4.3 Furthermore, the State party considers that the communication should be declared inadmissible inasmuch as it constitutes an abuse of process, having been submitted one month after publication of the Supreme Decision reinstating the author in his post.

4.4 In its observations on the merits, the State party confines itself to a repetition of the arguments used in its observations on admissibility, and requests the Committee to declare the communication inadmissible.


Comments by the author

5.1 The author submitted his comments on the State party's observations on admissibility on 2 December 2000 and on the State party's observations on the merits on 23 January and 15 August 2001.

5.2 The author responds to the State party's arguments with regard to admissibility and points out that, on 15 February 1996, he brought constitutional enforcement proceedings before the Trujillo Third Special Civil Court, which ruled in his favour. The Civil Court's decision was subsequently transmitted to the Constitutional Court. On 2 February 1998, the Prosecutor of the Ministry of the Interior transmitted the Supreme Decision of 21 August 1997 concerning the author's reinstatement in his duties, to the Constitutional Court. However, the Prosecutor failed to mention a subsequent decision, issued on 29 August 1997, which arbitrarily forced the author to retire owing to the reorganization of the police force. The author claims, therefore, that the whole exercise was a sham since, from 16 October 1991, the date on which he was relieved of his duties, until 2 December 2000, (3) and he has not been reinstated to active service.

5.3 The author responds to the State party's observations on the merits, arguing that the supreme decisions regarding his retirement owing to the reorganization of the police force, issued by the Government of Alberto Fujimori, were not in keeping with due process because no reasons were given. The author claims that the decision of 29 August 1997 was irregular because no reason was given and his retirement was therefore arbitrary.


Issues and proceedings before the Committee

6.1 In accordance with rule 87 of its rules of procedure, before considering any claims contained in a communication, the Human Rights Committee must decide whether or not the communication is admissible under the Optional Protocol to the Covenant.

6.2 The Committee has ascertained, as required under article 5, paragraph 2 (a), of the Optional Protocol, that the same matter is not being examined under another procedure of international investigation or settlement.

6.3 The Committee notes that the State party challenges the admissibility of the communication on the grounds that the author's reinstatement to active service was stipulated in Supreme Decision of 21 August 1997 and that the case was thereby resolved. Nevertheless, the Committee notes the author's statements claiming that he was not reinstated. In the circumstances of the present case, the Committee declares the communication admissible, particularly as regards article 25 of the Covenant, and turns now to the merits.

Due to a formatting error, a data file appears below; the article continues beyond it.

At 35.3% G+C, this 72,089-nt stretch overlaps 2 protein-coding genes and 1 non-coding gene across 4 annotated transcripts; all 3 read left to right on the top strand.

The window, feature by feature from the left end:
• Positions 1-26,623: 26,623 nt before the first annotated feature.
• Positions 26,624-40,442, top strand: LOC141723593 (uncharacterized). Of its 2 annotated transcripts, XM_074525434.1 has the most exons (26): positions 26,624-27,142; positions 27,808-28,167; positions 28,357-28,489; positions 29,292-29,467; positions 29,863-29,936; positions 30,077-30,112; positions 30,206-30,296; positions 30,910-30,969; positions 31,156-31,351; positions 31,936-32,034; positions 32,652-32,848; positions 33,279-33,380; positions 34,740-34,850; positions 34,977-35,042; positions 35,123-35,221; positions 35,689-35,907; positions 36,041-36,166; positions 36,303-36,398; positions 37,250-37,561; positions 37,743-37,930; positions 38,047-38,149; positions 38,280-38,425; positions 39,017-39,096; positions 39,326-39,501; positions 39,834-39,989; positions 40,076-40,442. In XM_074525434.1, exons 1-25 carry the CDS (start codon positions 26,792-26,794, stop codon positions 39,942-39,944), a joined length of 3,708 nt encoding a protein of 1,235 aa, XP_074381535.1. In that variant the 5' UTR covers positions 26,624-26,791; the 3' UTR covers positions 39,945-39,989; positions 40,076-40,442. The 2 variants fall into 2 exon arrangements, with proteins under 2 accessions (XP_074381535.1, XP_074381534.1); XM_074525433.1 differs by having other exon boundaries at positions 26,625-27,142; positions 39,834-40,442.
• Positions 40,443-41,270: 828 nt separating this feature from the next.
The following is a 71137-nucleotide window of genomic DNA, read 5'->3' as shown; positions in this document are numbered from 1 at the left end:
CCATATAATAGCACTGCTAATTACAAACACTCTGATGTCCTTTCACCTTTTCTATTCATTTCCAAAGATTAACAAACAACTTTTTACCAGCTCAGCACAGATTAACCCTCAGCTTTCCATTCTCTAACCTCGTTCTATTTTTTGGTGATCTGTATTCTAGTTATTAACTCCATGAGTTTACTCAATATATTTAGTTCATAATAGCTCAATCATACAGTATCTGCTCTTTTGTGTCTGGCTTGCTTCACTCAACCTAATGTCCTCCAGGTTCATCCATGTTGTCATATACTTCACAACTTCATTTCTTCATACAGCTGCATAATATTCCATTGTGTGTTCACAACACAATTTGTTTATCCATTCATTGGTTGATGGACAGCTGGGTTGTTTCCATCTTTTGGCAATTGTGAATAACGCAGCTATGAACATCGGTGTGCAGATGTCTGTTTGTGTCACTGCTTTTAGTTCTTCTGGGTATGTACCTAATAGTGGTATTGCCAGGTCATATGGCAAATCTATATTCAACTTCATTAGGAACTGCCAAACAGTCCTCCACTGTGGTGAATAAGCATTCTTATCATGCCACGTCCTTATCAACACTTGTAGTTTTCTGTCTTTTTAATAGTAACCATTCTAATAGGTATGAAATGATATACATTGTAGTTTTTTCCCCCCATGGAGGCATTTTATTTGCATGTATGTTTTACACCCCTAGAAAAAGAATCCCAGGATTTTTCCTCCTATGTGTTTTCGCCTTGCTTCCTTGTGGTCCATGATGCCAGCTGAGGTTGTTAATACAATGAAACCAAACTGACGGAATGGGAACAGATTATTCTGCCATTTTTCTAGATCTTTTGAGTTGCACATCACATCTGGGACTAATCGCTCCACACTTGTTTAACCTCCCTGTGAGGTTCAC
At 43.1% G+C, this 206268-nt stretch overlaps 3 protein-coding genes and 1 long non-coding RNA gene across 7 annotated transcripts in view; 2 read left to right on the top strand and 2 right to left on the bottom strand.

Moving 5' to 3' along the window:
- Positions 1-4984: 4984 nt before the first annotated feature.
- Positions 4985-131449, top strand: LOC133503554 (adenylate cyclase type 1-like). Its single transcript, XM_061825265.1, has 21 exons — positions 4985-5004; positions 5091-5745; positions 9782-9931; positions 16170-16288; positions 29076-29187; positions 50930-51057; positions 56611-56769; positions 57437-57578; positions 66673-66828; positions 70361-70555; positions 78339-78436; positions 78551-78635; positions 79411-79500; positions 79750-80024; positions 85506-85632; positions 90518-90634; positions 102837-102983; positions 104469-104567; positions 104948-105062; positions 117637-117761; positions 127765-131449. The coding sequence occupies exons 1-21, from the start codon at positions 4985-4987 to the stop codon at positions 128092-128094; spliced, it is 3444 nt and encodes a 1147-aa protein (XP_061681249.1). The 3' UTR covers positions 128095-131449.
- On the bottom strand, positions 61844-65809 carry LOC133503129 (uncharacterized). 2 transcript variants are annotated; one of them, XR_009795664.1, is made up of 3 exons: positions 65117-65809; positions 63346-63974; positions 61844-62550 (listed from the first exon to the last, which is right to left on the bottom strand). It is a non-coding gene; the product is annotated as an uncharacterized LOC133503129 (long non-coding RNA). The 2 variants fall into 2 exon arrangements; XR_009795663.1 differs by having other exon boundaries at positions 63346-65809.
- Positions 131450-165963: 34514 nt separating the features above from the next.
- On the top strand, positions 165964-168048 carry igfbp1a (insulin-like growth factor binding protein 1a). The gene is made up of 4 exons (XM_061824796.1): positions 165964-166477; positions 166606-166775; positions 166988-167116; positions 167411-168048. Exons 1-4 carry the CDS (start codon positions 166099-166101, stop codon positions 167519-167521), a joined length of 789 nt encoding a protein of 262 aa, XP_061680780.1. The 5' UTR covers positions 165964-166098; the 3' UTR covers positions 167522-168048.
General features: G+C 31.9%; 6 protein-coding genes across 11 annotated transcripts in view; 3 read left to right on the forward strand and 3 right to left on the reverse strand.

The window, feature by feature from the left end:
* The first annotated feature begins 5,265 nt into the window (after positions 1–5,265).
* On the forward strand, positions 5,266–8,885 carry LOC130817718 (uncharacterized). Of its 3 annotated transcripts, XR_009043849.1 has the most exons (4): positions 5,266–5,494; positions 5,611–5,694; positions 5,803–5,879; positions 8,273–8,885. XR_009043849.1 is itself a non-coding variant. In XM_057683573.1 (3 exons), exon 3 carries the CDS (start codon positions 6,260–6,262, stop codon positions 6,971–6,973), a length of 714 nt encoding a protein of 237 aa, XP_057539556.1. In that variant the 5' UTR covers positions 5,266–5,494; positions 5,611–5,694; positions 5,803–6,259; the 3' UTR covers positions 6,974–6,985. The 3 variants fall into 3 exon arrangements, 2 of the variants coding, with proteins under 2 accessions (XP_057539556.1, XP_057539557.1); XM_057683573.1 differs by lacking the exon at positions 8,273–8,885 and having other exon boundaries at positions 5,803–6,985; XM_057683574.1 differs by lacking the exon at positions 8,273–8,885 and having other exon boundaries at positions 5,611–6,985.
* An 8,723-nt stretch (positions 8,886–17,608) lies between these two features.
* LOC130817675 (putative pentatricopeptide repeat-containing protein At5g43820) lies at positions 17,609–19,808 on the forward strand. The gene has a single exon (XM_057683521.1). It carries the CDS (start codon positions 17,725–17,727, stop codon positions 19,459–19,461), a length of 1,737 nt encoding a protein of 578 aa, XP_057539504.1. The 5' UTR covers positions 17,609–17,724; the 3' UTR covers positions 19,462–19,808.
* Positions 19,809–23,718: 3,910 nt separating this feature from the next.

Consideration as to the merits

7.1 The Committee has considered the present communication in the light of all the information submitted by the parties in accordance with article 5, paragraph 1, of the Optional Protocol.

7.2 The Committee notes that the State party did not provide any information concerning the merits of the author's complaints. In the absence of a reply from the State party, due consideration should be given to the author's complaints, to the extent that they are substantiated.

7.3 With regard to the alleged violations of article 14, paragraphs 1 and 2, of the Covenant, the author alleges a violation of his right to the presumption of innocence and his right to a defence inasmuch as he was relieved of his duties without having been brought before a competent court. The Committee recalls that article 14, paragraph 1, guarantees everyone the right, in the determination of his rights and obligations, to a hearing by an impartial tribunal or court, including the right of access to a civil court. In that regard, the Committee notes that both the Trujillo Third Special Civil Court and the Trujillo First Civil Division found that the author had been unlawfully dismissed and reinstated him in his post. Consequently, the Committee considers that, in this case, there was no violation of due process within the meaning of article 14, paragraph 1, of the Covenant. The Committee also considers that the domestic courts recognized the author's innocence and that consequently there was no violation of the right contained in article 14, paragraph 2, of the Covenant and, for the same reason, there was no violation of article 17 of the Covenant.